Dan Vasella stepped aside from the CEO role at Novartis yesterday to be succeeded by Joe Jimenez, the head of their pharmaceutical business. Along with this, the other person in contention, Joerg Reinhardt, quit the company to look for options elsewhere.
This reminded me of a course we had, on Managing Teams, taught by Henry Moon, this brilliant guy who somehow made everything sound so simple.
In one of the classes he was explaining why CEO salaries are so high. His contention was that the brilliant people at the level below the CEO are the ones that drive any organization and the position of the CEO is like the reward. And they know only one out of many will reach there. Therefore, in order to incentivize everyone to actually fight for the spot and perform at their best, it was important to keep the reward high, just as you would do in a lottery. If the chance of winning is low the reward has to be high to compensate for it.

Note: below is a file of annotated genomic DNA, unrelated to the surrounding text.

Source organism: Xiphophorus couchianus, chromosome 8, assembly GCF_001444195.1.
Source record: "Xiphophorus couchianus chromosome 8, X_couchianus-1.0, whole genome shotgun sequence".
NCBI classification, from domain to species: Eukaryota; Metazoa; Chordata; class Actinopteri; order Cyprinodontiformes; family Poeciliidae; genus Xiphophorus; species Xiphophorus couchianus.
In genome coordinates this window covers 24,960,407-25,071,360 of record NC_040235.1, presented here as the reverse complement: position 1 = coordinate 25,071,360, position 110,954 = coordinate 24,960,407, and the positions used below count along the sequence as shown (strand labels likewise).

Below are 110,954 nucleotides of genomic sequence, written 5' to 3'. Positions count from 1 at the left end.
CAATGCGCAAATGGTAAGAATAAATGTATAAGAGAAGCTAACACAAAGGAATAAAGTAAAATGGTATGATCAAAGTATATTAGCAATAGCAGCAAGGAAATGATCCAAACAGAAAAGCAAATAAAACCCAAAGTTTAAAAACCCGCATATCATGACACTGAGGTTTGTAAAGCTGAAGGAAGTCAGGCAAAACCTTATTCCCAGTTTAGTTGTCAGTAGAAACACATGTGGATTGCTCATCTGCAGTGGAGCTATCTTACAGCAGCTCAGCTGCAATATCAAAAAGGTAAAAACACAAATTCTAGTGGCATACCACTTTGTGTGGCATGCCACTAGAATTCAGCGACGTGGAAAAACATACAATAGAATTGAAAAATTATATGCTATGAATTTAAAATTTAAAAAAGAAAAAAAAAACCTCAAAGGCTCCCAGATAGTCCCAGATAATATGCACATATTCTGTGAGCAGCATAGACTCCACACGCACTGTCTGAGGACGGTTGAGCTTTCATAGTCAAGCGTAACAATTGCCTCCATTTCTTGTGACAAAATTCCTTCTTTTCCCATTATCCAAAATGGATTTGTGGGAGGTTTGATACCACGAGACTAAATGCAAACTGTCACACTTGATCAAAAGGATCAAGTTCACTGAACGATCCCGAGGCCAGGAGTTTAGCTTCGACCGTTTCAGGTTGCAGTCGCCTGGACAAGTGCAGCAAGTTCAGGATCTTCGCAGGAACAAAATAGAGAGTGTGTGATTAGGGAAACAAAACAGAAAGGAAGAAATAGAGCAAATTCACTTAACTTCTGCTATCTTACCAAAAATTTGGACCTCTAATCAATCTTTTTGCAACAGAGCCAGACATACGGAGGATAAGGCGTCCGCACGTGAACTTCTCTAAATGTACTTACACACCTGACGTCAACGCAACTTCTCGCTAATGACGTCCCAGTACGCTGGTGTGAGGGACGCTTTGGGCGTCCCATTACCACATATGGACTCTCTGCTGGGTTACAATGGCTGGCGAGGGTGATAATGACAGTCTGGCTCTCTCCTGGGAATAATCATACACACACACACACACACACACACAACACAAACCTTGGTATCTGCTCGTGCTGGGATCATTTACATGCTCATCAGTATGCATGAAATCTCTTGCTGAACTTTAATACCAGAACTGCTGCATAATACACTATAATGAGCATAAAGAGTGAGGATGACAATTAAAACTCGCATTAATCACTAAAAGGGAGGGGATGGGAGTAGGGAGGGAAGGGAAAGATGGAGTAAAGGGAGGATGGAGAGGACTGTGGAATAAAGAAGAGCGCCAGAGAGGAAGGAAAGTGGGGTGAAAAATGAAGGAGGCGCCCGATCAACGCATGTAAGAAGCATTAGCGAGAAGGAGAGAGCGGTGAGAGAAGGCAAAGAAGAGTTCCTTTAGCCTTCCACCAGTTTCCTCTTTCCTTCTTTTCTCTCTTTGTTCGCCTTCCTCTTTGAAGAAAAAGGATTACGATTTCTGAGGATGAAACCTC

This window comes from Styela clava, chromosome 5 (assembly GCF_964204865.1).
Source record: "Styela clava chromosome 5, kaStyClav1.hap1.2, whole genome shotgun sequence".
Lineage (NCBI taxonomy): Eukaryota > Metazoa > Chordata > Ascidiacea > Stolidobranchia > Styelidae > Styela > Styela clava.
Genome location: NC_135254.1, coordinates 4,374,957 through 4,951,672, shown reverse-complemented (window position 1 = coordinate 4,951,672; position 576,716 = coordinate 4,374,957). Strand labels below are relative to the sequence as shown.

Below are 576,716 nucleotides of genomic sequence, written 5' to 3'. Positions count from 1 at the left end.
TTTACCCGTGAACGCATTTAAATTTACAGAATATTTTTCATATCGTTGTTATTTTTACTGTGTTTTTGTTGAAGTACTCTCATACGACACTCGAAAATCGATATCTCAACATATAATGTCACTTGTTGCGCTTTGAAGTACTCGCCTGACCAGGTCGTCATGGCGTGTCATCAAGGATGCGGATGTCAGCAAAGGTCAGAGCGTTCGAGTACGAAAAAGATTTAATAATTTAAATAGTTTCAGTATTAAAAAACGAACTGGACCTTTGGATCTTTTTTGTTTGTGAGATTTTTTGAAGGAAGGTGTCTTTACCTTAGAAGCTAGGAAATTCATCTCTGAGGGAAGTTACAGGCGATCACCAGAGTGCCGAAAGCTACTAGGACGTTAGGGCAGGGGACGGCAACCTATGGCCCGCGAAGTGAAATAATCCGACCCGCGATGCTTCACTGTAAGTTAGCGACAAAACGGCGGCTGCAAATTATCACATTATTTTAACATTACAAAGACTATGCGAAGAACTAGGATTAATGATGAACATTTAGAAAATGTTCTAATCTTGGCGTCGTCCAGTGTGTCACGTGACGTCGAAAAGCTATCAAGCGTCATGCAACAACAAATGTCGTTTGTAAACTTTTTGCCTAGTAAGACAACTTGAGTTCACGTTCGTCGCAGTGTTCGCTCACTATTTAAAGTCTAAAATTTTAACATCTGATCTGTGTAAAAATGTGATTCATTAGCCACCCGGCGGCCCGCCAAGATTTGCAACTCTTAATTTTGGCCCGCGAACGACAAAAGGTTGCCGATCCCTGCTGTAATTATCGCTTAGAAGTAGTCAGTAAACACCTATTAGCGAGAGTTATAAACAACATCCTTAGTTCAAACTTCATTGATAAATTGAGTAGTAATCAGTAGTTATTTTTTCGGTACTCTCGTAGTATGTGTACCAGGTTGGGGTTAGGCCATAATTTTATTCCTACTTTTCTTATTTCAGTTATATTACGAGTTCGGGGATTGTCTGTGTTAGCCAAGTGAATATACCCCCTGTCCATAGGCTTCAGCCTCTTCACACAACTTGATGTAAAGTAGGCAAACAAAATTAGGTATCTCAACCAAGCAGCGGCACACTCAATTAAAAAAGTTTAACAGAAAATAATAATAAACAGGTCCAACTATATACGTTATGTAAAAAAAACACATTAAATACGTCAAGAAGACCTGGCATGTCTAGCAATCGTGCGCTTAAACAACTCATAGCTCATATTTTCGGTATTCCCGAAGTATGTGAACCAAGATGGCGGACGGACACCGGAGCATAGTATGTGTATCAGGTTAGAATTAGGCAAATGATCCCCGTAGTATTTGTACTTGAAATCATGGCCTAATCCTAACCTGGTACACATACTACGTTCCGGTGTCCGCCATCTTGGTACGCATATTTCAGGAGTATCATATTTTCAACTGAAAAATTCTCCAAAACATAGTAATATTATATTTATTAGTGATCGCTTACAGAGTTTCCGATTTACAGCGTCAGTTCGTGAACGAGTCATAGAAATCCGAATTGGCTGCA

One of the drawbacks of such a system is that when some one wins, the others in the race generally leave the company, and that is a concern. However, Prof. Moon said that this is inevitable and was necessary to promote fresh blood. He gave the example of GE – when Jeff Immelt became CEO, the others in contention left to head other organizations. When this played out again yesterday, I couldn’t help wondering if there is no other option.
As they say in hindi, “Ek mayan mein do talwar nahi reh sakti.“